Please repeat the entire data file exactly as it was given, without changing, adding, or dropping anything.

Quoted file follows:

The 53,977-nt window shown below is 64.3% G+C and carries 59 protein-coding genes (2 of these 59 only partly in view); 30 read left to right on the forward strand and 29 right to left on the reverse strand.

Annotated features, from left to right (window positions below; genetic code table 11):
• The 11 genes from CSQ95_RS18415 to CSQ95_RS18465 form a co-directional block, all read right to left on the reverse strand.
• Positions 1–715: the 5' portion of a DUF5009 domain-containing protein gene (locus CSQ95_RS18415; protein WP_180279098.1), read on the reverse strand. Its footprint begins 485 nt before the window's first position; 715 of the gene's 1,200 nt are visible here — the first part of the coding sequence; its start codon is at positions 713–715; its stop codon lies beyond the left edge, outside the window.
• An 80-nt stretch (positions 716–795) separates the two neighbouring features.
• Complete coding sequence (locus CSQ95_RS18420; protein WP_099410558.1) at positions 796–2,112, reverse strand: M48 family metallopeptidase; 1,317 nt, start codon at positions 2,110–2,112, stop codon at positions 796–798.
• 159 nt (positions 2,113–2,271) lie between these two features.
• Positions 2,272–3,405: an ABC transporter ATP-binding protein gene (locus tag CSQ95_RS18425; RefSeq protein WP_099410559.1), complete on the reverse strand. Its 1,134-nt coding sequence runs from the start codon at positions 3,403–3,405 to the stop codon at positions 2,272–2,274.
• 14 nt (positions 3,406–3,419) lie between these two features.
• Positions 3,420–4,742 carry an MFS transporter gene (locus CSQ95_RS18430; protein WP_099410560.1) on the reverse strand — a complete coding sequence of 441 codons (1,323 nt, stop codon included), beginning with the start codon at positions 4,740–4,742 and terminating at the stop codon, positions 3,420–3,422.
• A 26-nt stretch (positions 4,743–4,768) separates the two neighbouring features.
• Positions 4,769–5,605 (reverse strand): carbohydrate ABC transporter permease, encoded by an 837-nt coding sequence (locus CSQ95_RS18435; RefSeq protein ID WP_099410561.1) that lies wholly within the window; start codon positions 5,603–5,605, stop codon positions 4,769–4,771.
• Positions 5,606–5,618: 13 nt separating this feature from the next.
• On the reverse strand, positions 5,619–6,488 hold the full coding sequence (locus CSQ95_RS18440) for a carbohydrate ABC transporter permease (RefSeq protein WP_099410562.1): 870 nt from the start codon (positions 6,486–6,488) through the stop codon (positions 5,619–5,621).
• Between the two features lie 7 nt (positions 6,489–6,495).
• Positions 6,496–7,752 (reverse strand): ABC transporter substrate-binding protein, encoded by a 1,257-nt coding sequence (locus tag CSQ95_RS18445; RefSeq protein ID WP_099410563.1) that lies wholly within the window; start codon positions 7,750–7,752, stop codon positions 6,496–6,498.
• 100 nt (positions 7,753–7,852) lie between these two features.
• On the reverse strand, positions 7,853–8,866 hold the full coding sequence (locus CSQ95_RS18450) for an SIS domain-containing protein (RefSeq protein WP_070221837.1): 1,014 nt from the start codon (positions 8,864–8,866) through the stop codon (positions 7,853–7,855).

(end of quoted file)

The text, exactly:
The 53,977-nt window shown below is 64.3% G+C and carries 59 protein-coding genes (2 of these 59 only partly in view); 30 read left to right on the forward strand and 29 right to left on the reverse strand.

Annotated features, from left to right (window positions below; genetic code table 11):
• The 11 genes from CSQ95_RS18415 to CSQ95_RS18465 form a co-directional block, all read right to left on the reverse strand.
• Positions 1–715: the 5' portion of a DUF5009 domain-containing protein gene (locus CSQ95_RS18415; protein WP_180279098.1), read on the reverse strand. Its footprint begins 485 nt before the window's first position; 715 of the gene's 1,200 nt are visible here — the first part of the coding sequence; its start codon is at positions 713–715; its stop codon lies beyond the left edge, outside the window.
• An 80-nt stretch (positions 716–795) separates the two neighbouring features.
• Complete coding sequence (locus CSQ95_RS18420; protein WP_099410558.1) at positions 796–2,112, reverse strand: M48 family metallopeptidase; 1,317 nt, start codon at positions 2,110–2,112, stop codon at positions 796–798.
• 159 nt (positions 2,113–2,271) lie between these two features.
• Positions 2,272–3,405: an ABC transporter ATP-binding protein gene (locus tag CSQ95_RS18425; RefSeq protein WP_099410559.1), complete on the reverse strand. Its 1,134-nt coding sequence runs from the start codon at positions 3,403–3,405 to the stop codon at positions 2,272–2,274.
• 14 nt (positions 3,406–3,419) lie between these two features.
• Positions 3,420–4,742 carry an MFS transporter gene (locus CSQ95_RS18430; protein WP_099410560.1) on the reverse strand — a complete coding sequence of 441 codons (1,323 nt, stop codon included), beginning with the start codon at positions 4,740–4,742 and terminating at the stop codon, positions 3,420–3,422.
• A 26-nt stretch (positions 4,743–4,768) separates the two neighbouring features.
• Positions 4,769–5,605 (reverse strand): carbohydrate ABC transporter permease, encoded by an 837-nt coding sequence (locus CSQ95_RS18435; RefSeq protein ID WP_099410561.1) that lies wholly within the window; start codon positions 5,603–5,605, stop codon positions 4,769–4,771.
• Positions 5,606–5,618: 13 nt separating this feature from the next.
• On the reverse strand, positions 5,619–6,488 hold the full coding sequence (locus CSQ95_RS18440) for a carbohydrate ABC transporter permease (RefSeq protein WP_099410562.1): 870 nt from the start codon (positions 6,486–6,488) through the stop codon (positions 5,619–5,621).
• Between the two features lie 7 nt (positions 6,489–6,495).
• Positions 6,496–7,752 (reverse strand): ABC transporter substrate-binding protein, encoded by a 1,257-nt coding sequence (locus tag CSQ95_RS18445; RefSeq protein ID WP_099410563.1) that lies wholly within the window; start codon positions 7,750–7,752, stop codon positions 6,496–6,498.
• 100 nt (positions 7,753–7,852) lie between these two features.
• On the reverse strand, positions 7,853–8,866 hold the full coding sequence (locus CSQ95_RS18450) for an SIS domain-containing protein (RefSeq protein WP_070221837.1): 1,014 nt from the start codon (positions 8,864–8,866) through the stop codon (positions 7,853–7,855).